Thursday, April 16, 2009

A review of "Firewall"

by Henning Mankell

I picked up Firewall because it was written by a Swedish author, Henning Mankel, and I’d recently enjoyed The Girl with the Dragon Tattoo, also by a Swedish author. Pretty silly reason. Well, there was that, and the fact that my local Barnes & Noble was having a 3-for-2 sale.

I was not disappointed. I enjoy Mankel’s style. He fleshes out his story and characters by adding quick little mundane details that seem to come straight from your own life. Wallander, his police detective, is moody, going from pessimistic one day to upbeat the next, for no particular reason. He becomes paranoid about his colleagues, but later feels amiable towards them. He writes himself a note to do something and leaves it on the floor in front of his door so he won’t forget it in the morning. Etc. These little details make you feel like Wallander is a person, not the cardboard cutout that so often appears in genre fiction.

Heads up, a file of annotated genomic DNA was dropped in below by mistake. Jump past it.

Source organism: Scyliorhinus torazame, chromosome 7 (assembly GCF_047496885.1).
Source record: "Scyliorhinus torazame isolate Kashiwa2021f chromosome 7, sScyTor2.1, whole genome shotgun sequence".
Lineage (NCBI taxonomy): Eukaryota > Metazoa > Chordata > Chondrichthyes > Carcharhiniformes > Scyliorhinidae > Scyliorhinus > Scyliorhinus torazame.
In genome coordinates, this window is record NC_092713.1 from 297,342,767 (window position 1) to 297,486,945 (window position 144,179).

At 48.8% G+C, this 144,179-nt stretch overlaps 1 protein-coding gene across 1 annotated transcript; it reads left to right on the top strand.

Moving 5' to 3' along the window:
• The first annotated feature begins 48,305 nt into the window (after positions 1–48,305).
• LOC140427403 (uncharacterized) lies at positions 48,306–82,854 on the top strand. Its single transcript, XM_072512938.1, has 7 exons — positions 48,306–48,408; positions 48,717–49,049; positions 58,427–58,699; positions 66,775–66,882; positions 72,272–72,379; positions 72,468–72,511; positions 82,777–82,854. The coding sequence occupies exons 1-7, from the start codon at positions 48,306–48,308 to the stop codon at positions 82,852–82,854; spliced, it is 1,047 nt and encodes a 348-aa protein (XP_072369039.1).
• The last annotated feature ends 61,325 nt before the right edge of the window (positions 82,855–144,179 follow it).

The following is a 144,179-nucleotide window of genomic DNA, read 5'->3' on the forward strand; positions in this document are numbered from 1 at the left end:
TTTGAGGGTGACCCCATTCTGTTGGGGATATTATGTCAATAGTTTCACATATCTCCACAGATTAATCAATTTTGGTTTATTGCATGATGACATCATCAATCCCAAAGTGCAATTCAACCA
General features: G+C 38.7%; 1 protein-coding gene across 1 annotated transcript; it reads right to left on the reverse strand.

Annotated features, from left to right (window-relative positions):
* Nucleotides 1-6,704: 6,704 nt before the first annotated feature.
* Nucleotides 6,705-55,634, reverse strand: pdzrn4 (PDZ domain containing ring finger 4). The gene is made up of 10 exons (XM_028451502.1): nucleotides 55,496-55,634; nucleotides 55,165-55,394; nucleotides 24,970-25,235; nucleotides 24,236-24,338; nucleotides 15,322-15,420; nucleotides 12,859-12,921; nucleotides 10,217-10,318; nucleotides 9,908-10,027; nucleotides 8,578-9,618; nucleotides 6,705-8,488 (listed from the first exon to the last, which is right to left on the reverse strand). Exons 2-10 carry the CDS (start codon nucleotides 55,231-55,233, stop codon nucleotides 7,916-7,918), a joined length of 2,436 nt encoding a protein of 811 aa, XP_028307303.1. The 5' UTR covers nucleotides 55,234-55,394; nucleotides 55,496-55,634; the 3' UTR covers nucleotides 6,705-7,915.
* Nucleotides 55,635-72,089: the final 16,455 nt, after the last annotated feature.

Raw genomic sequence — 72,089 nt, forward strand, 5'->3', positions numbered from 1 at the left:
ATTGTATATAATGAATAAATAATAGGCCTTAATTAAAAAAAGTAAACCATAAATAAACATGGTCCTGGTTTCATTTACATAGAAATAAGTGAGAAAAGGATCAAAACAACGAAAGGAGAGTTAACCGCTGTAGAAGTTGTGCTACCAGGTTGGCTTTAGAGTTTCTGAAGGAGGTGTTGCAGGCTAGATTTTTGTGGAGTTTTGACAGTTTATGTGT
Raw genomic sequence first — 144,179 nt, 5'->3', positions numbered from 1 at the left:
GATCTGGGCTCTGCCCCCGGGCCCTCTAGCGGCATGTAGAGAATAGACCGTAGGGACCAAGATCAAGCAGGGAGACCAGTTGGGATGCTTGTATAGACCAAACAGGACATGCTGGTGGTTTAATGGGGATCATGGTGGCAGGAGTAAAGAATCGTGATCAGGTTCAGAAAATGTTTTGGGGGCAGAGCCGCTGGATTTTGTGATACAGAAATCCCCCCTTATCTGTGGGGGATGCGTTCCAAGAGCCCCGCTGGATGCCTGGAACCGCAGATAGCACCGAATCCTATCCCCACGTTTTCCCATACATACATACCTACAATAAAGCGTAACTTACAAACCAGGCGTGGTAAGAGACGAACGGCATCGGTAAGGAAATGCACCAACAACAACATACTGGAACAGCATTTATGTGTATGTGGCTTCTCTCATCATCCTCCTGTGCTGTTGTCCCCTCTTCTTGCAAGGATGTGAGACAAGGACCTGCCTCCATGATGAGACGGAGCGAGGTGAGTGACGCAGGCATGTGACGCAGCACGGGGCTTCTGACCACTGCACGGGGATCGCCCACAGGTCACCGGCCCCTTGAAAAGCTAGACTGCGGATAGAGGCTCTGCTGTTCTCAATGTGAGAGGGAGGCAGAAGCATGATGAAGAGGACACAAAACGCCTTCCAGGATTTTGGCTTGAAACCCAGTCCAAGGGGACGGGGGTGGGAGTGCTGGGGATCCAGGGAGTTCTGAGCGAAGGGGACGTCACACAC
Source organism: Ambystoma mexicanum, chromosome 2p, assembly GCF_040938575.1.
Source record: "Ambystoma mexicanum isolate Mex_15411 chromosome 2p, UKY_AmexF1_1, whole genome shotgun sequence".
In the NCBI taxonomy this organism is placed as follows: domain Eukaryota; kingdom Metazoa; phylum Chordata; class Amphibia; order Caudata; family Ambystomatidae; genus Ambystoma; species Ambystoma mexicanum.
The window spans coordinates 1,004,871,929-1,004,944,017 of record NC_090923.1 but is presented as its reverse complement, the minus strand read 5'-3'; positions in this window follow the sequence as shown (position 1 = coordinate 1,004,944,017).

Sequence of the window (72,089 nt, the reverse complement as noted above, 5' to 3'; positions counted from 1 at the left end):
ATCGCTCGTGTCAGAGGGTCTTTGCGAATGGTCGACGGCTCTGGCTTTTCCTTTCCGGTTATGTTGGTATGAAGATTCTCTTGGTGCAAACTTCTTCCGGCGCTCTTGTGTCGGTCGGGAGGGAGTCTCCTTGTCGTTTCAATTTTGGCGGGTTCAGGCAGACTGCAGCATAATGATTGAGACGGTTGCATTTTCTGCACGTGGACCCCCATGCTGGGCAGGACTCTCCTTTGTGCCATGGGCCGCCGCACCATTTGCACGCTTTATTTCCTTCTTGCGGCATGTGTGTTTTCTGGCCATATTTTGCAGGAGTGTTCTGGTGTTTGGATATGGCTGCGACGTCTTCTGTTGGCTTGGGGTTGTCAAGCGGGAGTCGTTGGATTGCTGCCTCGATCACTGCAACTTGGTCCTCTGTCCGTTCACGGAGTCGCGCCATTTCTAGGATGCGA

Aside from that, the mystery in this book, involving financial network security, was intriguing. Although it didn’t contain enough detail to make me perfectly happy, it did keep me eagerly following along to find out more. I was slightly disappointed by the ending. There was a bit of that element where the evil arch-villain trips himself up by making his master stroke far too complicated. However, getting to that ending was entertaining, so all is forgiven.

Plus, it’s kind of fun walking through a world where all the place names remind you of items from an IKEA catalog.

I am succumbing to the idea that the Swedes are just really good fiction authors. Maybe it helps that a book has to be pretty good for it to be worth translating from Swedish into English.

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